Crimes in Guyana

July 15, 2011 | By | Filed Under Editorial 

The Guyana Police Force (GPF)’s Crime Chief, Seelall Persaud, took umbrage at the advisory issued by the US State Department’s Overseas Security Advisory Council on crimes in Guyana in general, and Georgetown in particular. While we understand the normal bureaucratic tendency to defend their turf, we found Crime Chief Persaud’s indignation a bit overdone.
He claims that the report cites an increase in crimes and he trots out figures to indicate that in fact there has actually been a decline. While most Guyanese would dispute those figures (they are quite aware of how statistics can be plucked from their contexts to prove almost any assertion) in fact, all the report actually claimed was, “Serious crime, including murder and armed robbery, continues to be a major problem. The murder rate in Guyana is three times higher than the murder rate in the United States.
“In 2008, an attack in the Georgetown suburb of Lusignan and in the Essequibo River town of Bartica by heavily armed gangs resulted in the deaths of more than 20 persons, mostly innocent Guyanese civilians. There were also several instances of random shootings at night at police headquarters or police stations in Georgetown. Guyana Security Forces shot and killed the leader of the gang thought to be responsible for these incidents; however, there is still concern that remnants of these criminal gangs and others exist and continue to operate. You are encouraged to maintain a high level of vigilance, consider security issues when planning activities throughout Guyana, and avoid travelling at night, when possible.”
Where in all of the foregoing is there the suggestion that the crime rate has increased? All it says or implies is that the crime rate is very high – with which we heartily concur. If the present rate represents a decrease, one can only shudder to imagine what it was before.
The Crime Chief also cavilled at the reference to the crime gangs and their possible persistence. He claimed that they were being funded by elements residing in the US and the latter was not very helpful in cutting off that funding. While we appreciate the Crime Chief’s point, he should appreciate that the US may also have concerns that his force and the government may not be doing enough to cut off the cocaine flowing through Guyana to the US. Could it be a case of “hand should wash hand”?
The Crime Chief also played down the report’s concern on hotel safety: “Armed robberies continue to occur intermittently, especially in major business and shopping districts. Hotel room strong-arm break-ins also occur; you should use caution when opening your hotel room doors and should safeguard any valuables left in hotel rooms. Criminals may act brazenly, and police officers themselves have been the victims of assaults and shootings.  When travelling in a vehicle you should keep the doors locked and be aware of your surroundings at all times… Due to safety concerns, you should avoid stopping in or travelling to the village of Buxton, which lies along the road between Georgetown and New Amsterdam, and Agricola, which is located on the East Bank highway.”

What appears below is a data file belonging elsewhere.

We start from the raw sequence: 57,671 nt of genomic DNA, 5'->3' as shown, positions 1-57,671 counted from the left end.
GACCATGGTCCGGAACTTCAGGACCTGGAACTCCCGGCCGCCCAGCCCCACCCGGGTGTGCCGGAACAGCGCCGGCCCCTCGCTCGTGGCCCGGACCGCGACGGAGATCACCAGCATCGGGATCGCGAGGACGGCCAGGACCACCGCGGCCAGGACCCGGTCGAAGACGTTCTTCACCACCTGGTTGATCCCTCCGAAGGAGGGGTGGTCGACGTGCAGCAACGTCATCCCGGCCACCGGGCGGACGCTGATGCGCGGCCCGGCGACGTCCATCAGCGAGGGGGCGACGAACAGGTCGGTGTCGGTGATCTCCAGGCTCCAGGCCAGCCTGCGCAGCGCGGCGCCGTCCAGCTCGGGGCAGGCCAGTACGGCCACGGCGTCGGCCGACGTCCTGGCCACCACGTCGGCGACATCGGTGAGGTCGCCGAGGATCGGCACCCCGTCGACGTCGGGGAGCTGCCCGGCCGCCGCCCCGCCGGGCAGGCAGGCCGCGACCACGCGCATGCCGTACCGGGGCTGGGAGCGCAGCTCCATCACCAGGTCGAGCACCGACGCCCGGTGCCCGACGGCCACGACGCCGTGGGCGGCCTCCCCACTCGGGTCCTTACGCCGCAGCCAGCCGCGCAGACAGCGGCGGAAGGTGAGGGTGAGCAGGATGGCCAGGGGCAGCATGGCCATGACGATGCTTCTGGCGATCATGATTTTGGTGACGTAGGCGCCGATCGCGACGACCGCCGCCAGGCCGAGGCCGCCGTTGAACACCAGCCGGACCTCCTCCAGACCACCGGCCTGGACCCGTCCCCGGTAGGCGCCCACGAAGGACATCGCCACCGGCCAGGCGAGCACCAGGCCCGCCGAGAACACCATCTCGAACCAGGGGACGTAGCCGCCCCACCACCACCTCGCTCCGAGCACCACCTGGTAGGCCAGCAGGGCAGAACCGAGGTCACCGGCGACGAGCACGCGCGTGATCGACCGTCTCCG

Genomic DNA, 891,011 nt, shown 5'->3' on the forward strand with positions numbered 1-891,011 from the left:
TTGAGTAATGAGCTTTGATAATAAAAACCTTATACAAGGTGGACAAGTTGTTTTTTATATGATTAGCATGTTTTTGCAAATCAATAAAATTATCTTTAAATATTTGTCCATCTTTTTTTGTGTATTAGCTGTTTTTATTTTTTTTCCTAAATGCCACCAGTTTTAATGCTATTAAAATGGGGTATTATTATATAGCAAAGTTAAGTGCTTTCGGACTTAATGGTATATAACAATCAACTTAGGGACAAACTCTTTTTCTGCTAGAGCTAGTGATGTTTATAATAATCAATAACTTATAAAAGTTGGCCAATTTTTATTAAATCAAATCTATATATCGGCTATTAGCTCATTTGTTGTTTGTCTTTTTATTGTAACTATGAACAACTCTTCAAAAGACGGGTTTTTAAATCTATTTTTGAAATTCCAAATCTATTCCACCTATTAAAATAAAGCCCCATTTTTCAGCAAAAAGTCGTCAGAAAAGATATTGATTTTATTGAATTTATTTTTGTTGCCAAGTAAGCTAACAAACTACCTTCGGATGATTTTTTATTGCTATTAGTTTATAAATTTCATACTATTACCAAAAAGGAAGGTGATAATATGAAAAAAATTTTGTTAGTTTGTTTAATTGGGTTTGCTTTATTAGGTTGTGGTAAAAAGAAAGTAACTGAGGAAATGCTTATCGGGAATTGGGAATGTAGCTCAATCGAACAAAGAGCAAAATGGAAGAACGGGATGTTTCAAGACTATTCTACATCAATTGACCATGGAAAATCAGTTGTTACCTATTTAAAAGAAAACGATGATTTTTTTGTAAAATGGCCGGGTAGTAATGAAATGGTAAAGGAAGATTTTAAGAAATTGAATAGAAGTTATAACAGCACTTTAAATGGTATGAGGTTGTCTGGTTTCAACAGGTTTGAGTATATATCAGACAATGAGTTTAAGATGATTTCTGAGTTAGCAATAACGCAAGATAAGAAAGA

He claimed that there were only two reports of hotel break-ins during the past two years. Really?
Overall, we found the American advisory to be very sensible, and commend it to all Guyanese – especially those visiting Georgetown. For instance, who could dispute the following? “Petty crimes also occur in the general area of Stabroek Market and to a lesser extent in the area behind Bourda Market. Care should be taken to safeguard personal property when shopping in these markets. The area around St. George’s cathedral is known for having pickpockets and should be avoided after dark. Guyana’s commercial downtown between Main Street and Water Street from Lamaha Road to Stabroek Market, including “Tiger Bay,” is largely deserted outside of business hours and should be avoided after dark.”
In fact in some instances citizens may find the report too generous: “Local law-enforcement authorities are generally cooperative but lack the resources to respond effectively to serious criminal incidents.”

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